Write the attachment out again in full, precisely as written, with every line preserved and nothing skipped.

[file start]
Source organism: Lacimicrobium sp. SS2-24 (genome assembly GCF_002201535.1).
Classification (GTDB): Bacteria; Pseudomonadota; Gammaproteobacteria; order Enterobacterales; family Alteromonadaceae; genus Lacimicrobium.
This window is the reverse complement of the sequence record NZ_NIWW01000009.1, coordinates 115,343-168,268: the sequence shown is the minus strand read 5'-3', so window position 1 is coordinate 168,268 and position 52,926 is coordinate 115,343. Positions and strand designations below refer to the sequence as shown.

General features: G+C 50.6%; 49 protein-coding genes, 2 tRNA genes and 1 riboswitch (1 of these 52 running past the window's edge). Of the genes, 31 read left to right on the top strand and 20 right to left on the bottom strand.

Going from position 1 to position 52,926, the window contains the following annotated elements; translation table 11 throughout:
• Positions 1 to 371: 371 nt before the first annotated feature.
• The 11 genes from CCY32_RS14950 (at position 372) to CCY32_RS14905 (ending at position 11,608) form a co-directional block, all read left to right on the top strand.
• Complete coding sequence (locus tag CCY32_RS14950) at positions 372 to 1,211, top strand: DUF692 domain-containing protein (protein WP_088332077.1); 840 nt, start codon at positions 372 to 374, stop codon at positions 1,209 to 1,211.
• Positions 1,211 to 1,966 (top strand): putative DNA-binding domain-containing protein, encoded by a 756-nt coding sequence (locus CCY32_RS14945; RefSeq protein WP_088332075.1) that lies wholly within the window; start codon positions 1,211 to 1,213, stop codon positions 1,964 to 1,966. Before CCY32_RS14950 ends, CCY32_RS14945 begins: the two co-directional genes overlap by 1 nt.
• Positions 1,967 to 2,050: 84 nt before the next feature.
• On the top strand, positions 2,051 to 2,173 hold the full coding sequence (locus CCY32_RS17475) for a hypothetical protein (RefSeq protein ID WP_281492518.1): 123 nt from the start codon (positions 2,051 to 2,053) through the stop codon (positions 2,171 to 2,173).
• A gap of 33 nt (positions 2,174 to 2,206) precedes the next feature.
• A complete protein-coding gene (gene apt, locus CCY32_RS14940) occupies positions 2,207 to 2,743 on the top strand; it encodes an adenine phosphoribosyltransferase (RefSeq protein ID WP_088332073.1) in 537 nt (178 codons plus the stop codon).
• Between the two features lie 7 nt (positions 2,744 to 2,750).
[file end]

Source organism: Lacimicrobium sp. SS2-24 (genome assembly GCF_002201535.1).
Classification (GTDB): Bacteria; Pseudomonadota; Gammaproteobacteria; order Enterobacterales; family Alteromonadaceae; genus Lacimicrobium.
This window is the reverse complement of the sequence record NZ_NIWW01000009.1, coordinates 115,343-168,268: the sequence shown is the minus strand read 5'-3', so window position 1 is coordinate 168,268 and position 52,926 is coordinate 115,343. Positions and strand designations below refer to the sequence as shown.

General features: G+C 50.6%; 49 protein-coding genes, 2 tRNA genes and 1 riboswitch (1 of these 52 running past the window's edge). Of the genes, 31 read left to right on the top strand and 20 right to left on the bottom strand.

Going from position 1 to position 52,926, the window contains the following annotated elements; translation table 11 throughout:
• Positions 1 to 371: 371 nt before the first annotated feature.
• The 11 genes from CCY32_RS14950 (at position 372) to CCY32_RS14905 (ending at position 11,608) form a co-directional block, all read left to right on the top strand.
• Complete coding sequence (locus tag CCY32_RS14950) at positions 372 to 1,211, top strand: DUF692 domain-containing protein (protein WP_088332077.1); 840 nt, start codon at positions 372 to 374, stop codon at positions 1,209 to 1,211.
• Positions 1,211 to 1,966 (top strand): putative DNA-binding domain-containing protein, encoded by a 756-nt coding sequence (locus CCY32_RS14945; RefSeq protein WP_088332075.1) that lies wholly within the window; start codon positions 1,211 to 1,213, stop codon positions 1,964 to 1,966. Before CCY32_RS14950 ends, CCY32_RS14945 begins: the two co-directional genes overlap by 1 nt.
• Positions 1,967 to 2,050: 84 nt before the next feature.
• On the top strand, positions 2,051 to 2,173 hold the full coding sequence (locus CCY32_RS17475) for a hypothetical protein (RefSeq protein ID WP_281492518.1): 123 nt from the start codon (positions 2,051 to 2,053) through the stop codon (positions 2,171 to 2,173).
• A gap of 33 nt (positions 2,174 to 2,206) precedes the next feature.
• A complete protein-coding gene (gene apt, locus CCY32_RS14940) occupies positions 2,207 to 2,743 on the top strand; it encodes an adenine phosphoribosyltransferase (RefSeq protein ID WP_088332073.1) in 537 nt (178 codons plus the stop codon).
• Between the two features lie 7 nt (positions 2,744 to 2,750).